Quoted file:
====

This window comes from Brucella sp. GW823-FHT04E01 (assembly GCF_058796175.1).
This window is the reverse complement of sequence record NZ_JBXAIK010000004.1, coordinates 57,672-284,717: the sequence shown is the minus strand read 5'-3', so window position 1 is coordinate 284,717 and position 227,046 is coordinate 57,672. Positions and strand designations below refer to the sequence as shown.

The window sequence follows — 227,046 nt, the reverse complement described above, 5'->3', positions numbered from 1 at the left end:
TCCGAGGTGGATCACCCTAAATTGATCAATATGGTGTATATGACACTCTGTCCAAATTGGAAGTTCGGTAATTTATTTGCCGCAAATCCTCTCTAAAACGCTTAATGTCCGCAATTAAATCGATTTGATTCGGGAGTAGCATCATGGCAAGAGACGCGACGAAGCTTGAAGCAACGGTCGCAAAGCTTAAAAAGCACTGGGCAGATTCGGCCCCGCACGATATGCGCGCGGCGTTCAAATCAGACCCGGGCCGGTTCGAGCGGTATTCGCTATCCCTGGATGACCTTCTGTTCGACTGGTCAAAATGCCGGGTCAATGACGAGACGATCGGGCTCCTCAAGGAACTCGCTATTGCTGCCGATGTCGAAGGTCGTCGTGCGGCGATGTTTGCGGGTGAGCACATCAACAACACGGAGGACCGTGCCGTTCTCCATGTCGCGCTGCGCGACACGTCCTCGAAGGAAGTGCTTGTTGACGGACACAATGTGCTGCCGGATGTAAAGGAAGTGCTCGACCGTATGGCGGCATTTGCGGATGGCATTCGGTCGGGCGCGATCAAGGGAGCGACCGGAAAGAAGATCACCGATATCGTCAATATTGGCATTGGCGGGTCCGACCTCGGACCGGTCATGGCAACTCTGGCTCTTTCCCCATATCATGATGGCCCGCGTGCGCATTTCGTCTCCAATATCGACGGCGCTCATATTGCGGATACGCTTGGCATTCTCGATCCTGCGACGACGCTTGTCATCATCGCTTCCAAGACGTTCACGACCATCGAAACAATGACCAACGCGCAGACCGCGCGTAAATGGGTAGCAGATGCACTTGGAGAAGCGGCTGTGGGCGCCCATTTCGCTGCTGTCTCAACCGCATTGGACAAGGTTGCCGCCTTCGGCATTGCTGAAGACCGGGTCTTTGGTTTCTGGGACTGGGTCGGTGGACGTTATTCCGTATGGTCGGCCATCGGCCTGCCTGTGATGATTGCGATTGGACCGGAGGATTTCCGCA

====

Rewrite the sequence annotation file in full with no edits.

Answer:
This window comes from Brucella sp. GW823-FHT04E01 (assembly GCF_058796175.1).
This window is the reverse complement of sequence record NZ_JBXAIK010000004.1, coordinates 57,672-284,717: the sequence shown is the minus strand read 5'-3', so window position 1 is coordinate 284,717 and position 227,046 is coordinate 57,672. Positions and strand designations below refer to the sequence as shown.

The window sequence follows — 227,046 nt, the reverse complement described above, 5'->3', positions numbered from 1 at the left end:
TCCGAGGTGGATCACCCTAAATTGATCAATATGGTGTATATGACACTCTGTCCAAATTGGAAGTTCGGTAATTTATTTGCCGCAAATCCTCTCTAAAACGCTTAATGTCCGCAATTAAATCGATTTGATTCGGGAGTAGCATCATGGCAAGAGACGCGACGAAGCTTGAAGCAACGGTCGCAAAGCTTAAAAAGCACTGGGCAGATTCGGCCCCGCACGATATGCGCGCGGCGTTCAAATCAGACCCGGGCCGGTTCGAGCGGTATTCGCTATCCCTGGATGACCTTCTGTTCGACTGGTCAAAATGCCGGGTCAATGACGAGACGATCGGGCTCCTCAAGGAACTCGCTATTGCTGCCGATGTCGAAGGTCGTCGTGCGGCGATGTTTGCGGGTGAGCACATCAACAACACGGAGGACCGTGCCGTTCTCCATGTCGCGCTGCGCGACACGTCCTCGAAGGAAGTGCTTGTTGACGGACACAATGTGCTGCCGGATGTAAAGGAAGTGCTCGACCGTATGGCGGCATTTGCGGATGGCATTCGGTCGGGCGCGATCAAGGGAGCGACCGGAAAGAAGATCACCGATATCGTCAATATTGGCATTGGCGGGTCCGACCTCGGACCGGTCATGGCAACTCTGGCTCTTTCCCCATATCATGATGGCCCGCGTGCGCATTTCGTCTCCAATATCGACGGCGCTCATATTGCGGATACGCTTGGCATTCTCGATCCTGCGACGACGCTTGTCATCATCGCTTCCAAGACGTTCACGACCATCGAAACAATGACCAACGCGCAGACCGCGCGTAAATGGGTAGCAGATGCACTTGGAGAAGCGGCTGTGGGCGCCCATTTCGCTGCTGTCTCAACCGCATTGGACAAGGTTGCCGCCTTCGGCATTGCTGAAGACCGGGTCTTTGGTTTCTGGGACTGGGTCGGTGGACGTTATTCCGTATGGTCGGCCATCGGCCTGCCTGTGATGATTGCGATTGGACCGGAGGATTTCCGCA